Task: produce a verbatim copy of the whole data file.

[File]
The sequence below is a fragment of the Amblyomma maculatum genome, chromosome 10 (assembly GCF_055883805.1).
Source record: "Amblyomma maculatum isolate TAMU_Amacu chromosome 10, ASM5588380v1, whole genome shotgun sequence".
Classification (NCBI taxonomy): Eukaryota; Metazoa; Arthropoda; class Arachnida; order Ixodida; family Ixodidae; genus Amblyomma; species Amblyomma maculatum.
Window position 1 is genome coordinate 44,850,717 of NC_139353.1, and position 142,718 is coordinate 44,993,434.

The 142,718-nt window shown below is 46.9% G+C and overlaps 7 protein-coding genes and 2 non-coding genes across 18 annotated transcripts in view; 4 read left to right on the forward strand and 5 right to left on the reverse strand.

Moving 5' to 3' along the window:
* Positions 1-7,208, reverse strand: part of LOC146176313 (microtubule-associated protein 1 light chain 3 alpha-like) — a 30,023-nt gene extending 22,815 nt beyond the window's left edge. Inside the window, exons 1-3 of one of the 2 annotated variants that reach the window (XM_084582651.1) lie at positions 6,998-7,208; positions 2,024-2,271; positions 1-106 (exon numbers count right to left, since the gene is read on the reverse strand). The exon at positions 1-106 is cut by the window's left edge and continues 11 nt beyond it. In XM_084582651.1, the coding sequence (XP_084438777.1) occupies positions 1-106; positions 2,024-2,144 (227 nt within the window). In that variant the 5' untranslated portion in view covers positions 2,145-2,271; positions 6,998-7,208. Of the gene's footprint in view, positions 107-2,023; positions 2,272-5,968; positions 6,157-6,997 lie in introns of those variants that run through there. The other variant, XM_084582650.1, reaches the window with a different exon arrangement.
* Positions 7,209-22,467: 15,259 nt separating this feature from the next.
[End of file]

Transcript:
The sequence below is a fragment of the Amblyomma maculatum genome, chromosome 10 (assembly GCF_055883805.1).
Source record: "Amblyomma maculatum isolate TAMU_Amacu chromosome 10, ASM5588380v1, whole genome shotgun sequence".
Classification (NCBI taxonomy): Eukaryota; Metazoa; Arthropoda; class Arachnida; order Ixodida; family Ixodidae; genus Amblyomma; species Amblyomma maculatum.
Window position 1 is genome coordinate 44,850,717 of NC_139353.1, and position 142,718 is coordinate 44,993,434.

The 142,718-nt window shown below is 46.9% G+C and overlaps 7 protein-coding genes and 2 non-coding genes across 18 annotated transcripts in view; 4 read left to right on the forward strand and 5 right to left on the reverse strand.

Moving 5' to 3' along the window:
* Positions 1-7,208, reverse strand: part of LOC146176313 (microtubule-associated protein 1 light chain 3 alpha-like) — a 30,023-nt gene extending 22,815 nt beyond the window's left edge. Inside the window, exons 1-3 of one of the 2 annotated variants that reach the window (XM_084582651.1) lie at positions 6,998-7,208; positions 2,024-2,271; positions 1-106 (exon numbers count right to left, since the gene is read on the reverse strand). The exon at positions 1-106 is cut by the window's left edge and continues 11 nt beyond it. In XM_084582651.1, the coding sequence (XP_084438777.1) occupies positions 1-106; positions 2,024-2,144 (227 nt within the window). In that variant the 5' untranslated portion in view covers positions 2,145-2,271; positions 6,998-7,208. Of the gene's footprint in view, positions 107-2,023; positions 2,272-5,968; positions 6,157-6,997 lie in introns of those variants that run through there. The other variant, XM_084582650.1, reaches the window with a different exon arrangement.
* Positions 7,209-22,467: 15,259 nt separating this feature from the next.